WARNING: Still nothing about weaving in this post.
And still, the great majority of Japanese population loved things American, and still do. They were so shiny and colorful and happy. I don't remember much anti-American sentiments growing up, just anti-Viet Nam Police Action. I was born 13 years after the War (and that would be WWII, or the Pacific War as we know it,) officially ended, but the nation as a whole, its citizens, were very poor, and still sighing the great sigh of relief the bombings have stopped and we can get on with recreating our lives. We didn't exactly blame the Emperor or Tojo, (stoke of genius that McCarthy didn't execute the Emperor,) though we felt victimized by men who wanted to see if their male appendages were bigger than the Americans', and acts of war in general. We just wanted to move on.
I remember trying to peak inside the American bases when we were nearby, just to have a glimpse of front lawns and picket fences and family cars. If I was walking with Mom, we had to rush past them, looking down so as never to make eye contact with the guards with guns, or heaven forbid, with THEIR German Shepherds, but if I happened to be on a train or a taxi, she may not have noticed, I thought. The families of soldiers lived lives just like in the movies, and no matter what the weather outside the bases, it always appeared sunny and balmy inside.
When I became 13, nobody had to tell me I shouldn't even think of bases, because that's how teenage girls got pregnant. I missed being pre-teen and when I was on this one train line that ran along the edge of a small base for half a minute, I shut my eyes trying to remember the neat white houses from previous trips, trying not to peek. The temptation was so strong, it was like mini-Lent every trip. About that year, they stopped showing re-runs of Leave It to Beaver, so I was well and truly out of luck.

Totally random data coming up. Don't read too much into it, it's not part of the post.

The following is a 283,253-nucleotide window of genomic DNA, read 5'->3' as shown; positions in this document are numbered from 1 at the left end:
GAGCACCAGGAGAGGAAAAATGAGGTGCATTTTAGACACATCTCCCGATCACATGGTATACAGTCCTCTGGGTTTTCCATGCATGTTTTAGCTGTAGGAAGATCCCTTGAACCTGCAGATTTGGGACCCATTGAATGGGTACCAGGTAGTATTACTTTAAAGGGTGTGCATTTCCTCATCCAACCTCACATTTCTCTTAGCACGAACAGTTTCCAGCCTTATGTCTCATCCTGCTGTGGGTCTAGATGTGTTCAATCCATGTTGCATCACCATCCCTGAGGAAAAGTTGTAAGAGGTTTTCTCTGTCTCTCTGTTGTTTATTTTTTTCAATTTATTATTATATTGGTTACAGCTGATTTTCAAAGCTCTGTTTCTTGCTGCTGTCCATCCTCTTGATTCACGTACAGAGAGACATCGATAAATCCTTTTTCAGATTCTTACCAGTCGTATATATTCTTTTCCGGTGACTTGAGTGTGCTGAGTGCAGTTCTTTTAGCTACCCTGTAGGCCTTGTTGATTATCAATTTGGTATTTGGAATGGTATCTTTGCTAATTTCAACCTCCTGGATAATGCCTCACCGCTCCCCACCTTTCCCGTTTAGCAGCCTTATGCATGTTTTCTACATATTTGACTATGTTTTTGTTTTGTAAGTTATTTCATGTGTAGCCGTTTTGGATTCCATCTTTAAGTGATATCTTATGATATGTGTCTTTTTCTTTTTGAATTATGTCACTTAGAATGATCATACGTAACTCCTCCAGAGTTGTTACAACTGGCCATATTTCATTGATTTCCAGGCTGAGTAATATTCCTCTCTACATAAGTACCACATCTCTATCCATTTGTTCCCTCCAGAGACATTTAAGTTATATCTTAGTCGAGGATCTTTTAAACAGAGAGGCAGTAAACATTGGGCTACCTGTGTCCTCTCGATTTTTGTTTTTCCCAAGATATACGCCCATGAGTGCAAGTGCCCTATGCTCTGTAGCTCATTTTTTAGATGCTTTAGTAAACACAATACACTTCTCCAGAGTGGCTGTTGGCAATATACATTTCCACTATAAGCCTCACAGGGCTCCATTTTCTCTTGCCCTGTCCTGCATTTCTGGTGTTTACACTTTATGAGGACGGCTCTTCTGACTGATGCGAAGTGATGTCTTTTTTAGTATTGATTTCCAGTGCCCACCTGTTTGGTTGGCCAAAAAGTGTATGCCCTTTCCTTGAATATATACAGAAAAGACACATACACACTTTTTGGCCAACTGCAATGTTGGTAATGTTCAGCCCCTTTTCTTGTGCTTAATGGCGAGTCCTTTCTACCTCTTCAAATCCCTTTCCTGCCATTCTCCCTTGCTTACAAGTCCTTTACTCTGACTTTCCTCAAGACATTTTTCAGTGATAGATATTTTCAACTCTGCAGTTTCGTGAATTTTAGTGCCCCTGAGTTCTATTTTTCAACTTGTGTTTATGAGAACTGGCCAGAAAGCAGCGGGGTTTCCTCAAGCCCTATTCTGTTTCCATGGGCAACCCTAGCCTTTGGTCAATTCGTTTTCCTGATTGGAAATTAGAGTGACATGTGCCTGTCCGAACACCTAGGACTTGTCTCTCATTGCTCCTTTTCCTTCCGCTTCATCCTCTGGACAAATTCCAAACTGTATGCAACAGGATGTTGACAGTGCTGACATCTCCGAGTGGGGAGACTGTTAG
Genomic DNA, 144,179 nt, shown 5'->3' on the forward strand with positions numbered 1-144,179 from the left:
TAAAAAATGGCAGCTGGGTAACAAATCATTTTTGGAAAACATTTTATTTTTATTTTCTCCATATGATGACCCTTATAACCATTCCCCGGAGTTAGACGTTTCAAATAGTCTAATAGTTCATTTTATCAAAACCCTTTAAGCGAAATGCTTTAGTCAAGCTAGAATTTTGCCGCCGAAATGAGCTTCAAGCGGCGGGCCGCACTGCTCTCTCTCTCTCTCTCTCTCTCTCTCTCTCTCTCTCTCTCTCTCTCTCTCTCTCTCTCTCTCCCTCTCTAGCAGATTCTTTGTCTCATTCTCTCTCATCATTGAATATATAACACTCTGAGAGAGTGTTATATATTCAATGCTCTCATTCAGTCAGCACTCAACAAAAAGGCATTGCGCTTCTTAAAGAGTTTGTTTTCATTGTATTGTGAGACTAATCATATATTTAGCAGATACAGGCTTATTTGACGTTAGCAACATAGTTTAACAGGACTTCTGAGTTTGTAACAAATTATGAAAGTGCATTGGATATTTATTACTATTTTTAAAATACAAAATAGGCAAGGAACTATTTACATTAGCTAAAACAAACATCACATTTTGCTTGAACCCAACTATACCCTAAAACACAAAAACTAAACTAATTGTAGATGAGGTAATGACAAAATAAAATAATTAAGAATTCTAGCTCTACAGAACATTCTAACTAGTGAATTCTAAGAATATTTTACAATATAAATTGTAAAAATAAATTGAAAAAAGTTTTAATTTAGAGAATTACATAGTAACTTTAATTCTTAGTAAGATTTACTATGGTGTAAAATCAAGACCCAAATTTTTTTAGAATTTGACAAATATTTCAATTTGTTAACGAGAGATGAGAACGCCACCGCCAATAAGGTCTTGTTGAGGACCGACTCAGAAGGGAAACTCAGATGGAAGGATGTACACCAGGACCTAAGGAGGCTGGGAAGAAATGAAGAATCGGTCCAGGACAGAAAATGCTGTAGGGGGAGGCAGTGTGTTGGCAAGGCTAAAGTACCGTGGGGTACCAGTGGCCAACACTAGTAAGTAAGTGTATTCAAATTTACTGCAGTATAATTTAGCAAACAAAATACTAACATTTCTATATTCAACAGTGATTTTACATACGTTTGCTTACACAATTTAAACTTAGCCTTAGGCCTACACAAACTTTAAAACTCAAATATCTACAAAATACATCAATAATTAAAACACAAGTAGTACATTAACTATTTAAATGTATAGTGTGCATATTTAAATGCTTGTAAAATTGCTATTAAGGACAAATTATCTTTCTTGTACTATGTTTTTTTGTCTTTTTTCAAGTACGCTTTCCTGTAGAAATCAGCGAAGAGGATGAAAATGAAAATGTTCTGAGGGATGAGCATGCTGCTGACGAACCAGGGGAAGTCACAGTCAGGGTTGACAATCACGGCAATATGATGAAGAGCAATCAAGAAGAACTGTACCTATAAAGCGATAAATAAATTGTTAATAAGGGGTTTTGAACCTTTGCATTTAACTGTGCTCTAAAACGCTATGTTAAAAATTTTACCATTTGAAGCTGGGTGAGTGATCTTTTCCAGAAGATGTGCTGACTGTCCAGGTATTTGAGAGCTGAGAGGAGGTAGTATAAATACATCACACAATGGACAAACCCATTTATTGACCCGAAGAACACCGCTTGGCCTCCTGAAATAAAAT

You can see how, when I finally convinced my parents to let me go to the US, I felt like a real winner. My entire year in 9th grade, I doodle white picket fences in all of my notebooks. And though I had to battle with the amount of homework for the first month, the rest of my high school life was dreamy. I was short and fat, but had a great head of hair, (I was once complimented by young, male wedding photographer - now if that doesn't boost the ego of a teenager!) I swung between 3.2 and 3.8 GPA, and was the periphery of the clique, (I felt that joining them would make me part of "establishment"). Nixon resigned the three days after I arrived, and Viet Nam was coming to an end. And as a Japanese, I was becoming an "insider" on things American, at only 16.
And though the country changed so drastically since I left in early '82 sometimes I've not recognized it, it's still such an amazing country.
There's no tidy conclusions to these two posts. Just me reminiscing, and remembering the times I had more spunk. And joining the prayer in the video; it's a global prayer.